ATLANTA (AP) — Panicked shoppers emptied shelves of bread and milk, road workers began working 12-hour shifts, and governors in Alabama and Georgia declared states of emergencies ahead of a winter storm stalking the South.
Winter storm warnings were issued for parts of Alabama and Georgia, including Atlanta, and into the Carolinas and part of Virginia. Schools canceled classes in several states, and Alabama and Georgia issued emergency declarations.
The approaching storm is a significant threat for the Southeast, where cities and states have far fewer snowplows than up north, and even a thin coat of ice or snow can grind traffic to a halt.
In Atlanta, where memories of a catastrophic snow and ice storm in 2014 are still fresh, city leaders pleaded with motorists not to venture out onto slick highways. The earlier storm brought traffic to a standstill on metro Atlanta freeways, and office workers were forced to spend the night in their cars, stuck in the gridlock.
Atlanta Mayor Kasim Reed said plans were in place for schools, companies and governments to dismiss students and workers early to avoid a repeat of the 2014 storm, when thousands of commuters left at nearly the same time, contributing to the epic traffic jam.
“Our goal, including the goal of the state, is to have everyone off metropolitan Atlanta roadways by 4 p.m.,” Reed said. “We need you home by 4, we need you to leave the city in an orderly fashion.”
At Hartsfield-Jackson Atlanta International Airport, the world’s busiest airport, Delta Air Lines on Friday announced that 350 flights had been canceled ahead of the storm.
“We never close,” airport spokesman Reese McCranie said. “This is something we train for throughout the entire year.”
Nationwide, about 600 Saturday flights had already been canceled Friday afternoon, and 244 of them were at Atlanta’s airport, FlightAware.com reported. More than 90 Saturday flights were canceled at Charlotte Douglas International Airport in Charlotte, North Carolina.
A mix of rain and sleet was expected across parts of Georgia on Friday. Two to 4 inches of snow could cover much of the state by Saturday morning, forecasters said. Snow-removal trucks and dozens of road workers from south Georgia were moved north to help clear roads, the Georgia Department of Transportation said. Many workers were on 12-hour shifts.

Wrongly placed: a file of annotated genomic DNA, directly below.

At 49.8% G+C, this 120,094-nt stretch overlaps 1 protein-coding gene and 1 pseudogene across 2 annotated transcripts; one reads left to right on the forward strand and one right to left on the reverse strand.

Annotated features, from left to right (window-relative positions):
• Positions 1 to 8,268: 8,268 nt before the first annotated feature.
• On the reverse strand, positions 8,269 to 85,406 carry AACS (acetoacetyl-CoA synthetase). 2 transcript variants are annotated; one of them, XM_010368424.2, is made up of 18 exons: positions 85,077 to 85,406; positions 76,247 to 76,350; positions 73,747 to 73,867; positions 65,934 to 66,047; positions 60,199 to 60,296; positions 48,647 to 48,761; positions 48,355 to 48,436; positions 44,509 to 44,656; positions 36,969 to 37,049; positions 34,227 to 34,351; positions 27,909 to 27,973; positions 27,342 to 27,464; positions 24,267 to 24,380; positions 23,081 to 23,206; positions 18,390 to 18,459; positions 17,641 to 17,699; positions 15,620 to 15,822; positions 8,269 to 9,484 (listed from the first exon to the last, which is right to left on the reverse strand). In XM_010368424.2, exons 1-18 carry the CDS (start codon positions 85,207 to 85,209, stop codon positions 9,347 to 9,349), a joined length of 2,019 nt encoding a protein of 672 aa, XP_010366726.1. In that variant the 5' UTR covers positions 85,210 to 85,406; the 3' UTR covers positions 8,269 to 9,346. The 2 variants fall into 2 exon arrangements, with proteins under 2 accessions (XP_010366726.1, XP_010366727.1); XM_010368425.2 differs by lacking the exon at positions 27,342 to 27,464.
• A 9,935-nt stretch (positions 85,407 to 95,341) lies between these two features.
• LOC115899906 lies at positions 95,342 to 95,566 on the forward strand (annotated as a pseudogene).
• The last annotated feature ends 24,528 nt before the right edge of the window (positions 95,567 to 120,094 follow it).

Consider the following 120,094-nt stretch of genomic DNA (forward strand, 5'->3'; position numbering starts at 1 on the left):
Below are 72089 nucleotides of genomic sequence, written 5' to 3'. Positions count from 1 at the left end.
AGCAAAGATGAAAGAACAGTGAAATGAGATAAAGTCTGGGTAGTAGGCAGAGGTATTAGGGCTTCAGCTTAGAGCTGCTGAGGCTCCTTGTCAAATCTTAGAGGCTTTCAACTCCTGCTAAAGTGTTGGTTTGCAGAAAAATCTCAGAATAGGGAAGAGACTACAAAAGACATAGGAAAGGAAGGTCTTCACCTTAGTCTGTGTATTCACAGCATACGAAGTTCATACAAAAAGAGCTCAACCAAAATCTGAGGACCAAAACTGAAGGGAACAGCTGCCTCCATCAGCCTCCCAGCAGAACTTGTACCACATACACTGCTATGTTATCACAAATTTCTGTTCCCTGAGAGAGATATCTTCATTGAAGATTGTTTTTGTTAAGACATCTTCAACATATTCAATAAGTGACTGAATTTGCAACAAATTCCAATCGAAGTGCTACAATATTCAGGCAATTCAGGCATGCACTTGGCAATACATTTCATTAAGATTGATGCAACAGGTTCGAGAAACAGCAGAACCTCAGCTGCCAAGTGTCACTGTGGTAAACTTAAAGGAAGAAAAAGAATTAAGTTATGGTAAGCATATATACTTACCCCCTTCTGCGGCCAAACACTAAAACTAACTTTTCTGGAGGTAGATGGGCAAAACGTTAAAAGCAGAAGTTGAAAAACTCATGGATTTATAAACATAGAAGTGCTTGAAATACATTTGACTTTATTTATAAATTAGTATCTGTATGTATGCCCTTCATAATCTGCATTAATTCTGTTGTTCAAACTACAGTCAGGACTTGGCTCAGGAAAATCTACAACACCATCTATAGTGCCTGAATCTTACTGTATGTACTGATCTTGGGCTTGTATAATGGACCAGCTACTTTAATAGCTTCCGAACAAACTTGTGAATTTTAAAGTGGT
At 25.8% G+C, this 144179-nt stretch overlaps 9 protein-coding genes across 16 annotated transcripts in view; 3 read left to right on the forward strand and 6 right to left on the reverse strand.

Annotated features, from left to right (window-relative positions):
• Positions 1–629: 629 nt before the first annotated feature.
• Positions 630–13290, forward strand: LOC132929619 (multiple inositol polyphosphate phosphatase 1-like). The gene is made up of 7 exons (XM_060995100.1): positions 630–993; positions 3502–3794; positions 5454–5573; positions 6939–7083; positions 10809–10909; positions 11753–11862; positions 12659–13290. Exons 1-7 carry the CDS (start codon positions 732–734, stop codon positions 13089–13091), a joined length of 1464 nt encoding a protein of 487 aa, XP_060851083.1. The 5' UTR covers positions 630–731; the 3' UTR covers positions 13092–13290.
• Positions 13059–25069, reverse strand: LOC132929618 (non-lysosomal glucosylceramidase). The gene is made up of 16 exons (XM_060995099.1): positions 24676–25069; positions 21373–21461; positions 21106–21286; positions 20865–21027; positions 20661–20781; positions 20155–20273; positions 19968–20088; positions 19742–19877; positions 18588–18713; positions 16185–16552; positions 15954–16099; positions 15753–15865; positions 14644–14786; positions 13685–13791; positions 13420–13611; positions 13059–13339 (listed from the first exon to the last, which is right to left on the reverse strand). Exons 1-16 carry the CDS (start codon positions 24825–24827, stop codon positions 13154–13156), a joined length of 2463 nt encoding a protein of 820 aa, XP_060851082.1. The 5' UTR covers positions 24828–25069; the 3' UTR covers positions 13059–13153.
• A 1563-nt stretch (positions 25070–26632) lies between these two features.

Freezing rain was expected in Alabama, according to the National Weather Service.
Cheers went up at a suburban Birmingham elementary school when text messages carried the news on Thursday that there would be no classes on Friday.
“Up and down the hallways you could hear teachers screaming with excitement, even the custodians,” said Amanda Foster, who teaches first grade.
Saturday’s ceremonies formally marking the inauguration of North Carolina Gov. Roy Cooper have been canceled. Activities scheduled for Friday will go on as planned.
Shoppers were heeding the warnings and were out in force in search of staples like milk, bread and eggs.
Outside a Kroger grocery store in Durham, North Carolina, Alissa Miles was loading her car after stocking up on beer and hot dogs.
“I’m not expecting it to be something super terrible, but we do live in a place where the roads don’t get salted,” she said. “So we’re expecting to be stuck in the house for a couple of days.”
The storm was blamed for one death Thursday in Kentucky. Daniel Noble, 55, died after he rounded a curve in his pickup truck and slid into a rail fence about 14 miles south of the city of Jackson, authorities said.
Winter weather was also slamming parts of the West, prompting some dangerous conditions but also drawing skiers to the slopes.
In Colorado, heavy snow and strong winds raised the danger of avalanches. Snow in Boise, Idaho, reached 15 inches Thursday, breaking the previous snow-depth record of 13 inches from mid-1980s.
Foreman reported from Winston-Salem, North Carolina. Associated Press writers Jonathan Drew in Durham, North Carolina; Jack Jones in Columbia, South Carolina; Jay Reeves in Birmingham, Alabama; and Adrian Sainz in Memphis, Tennessee contributed to this report.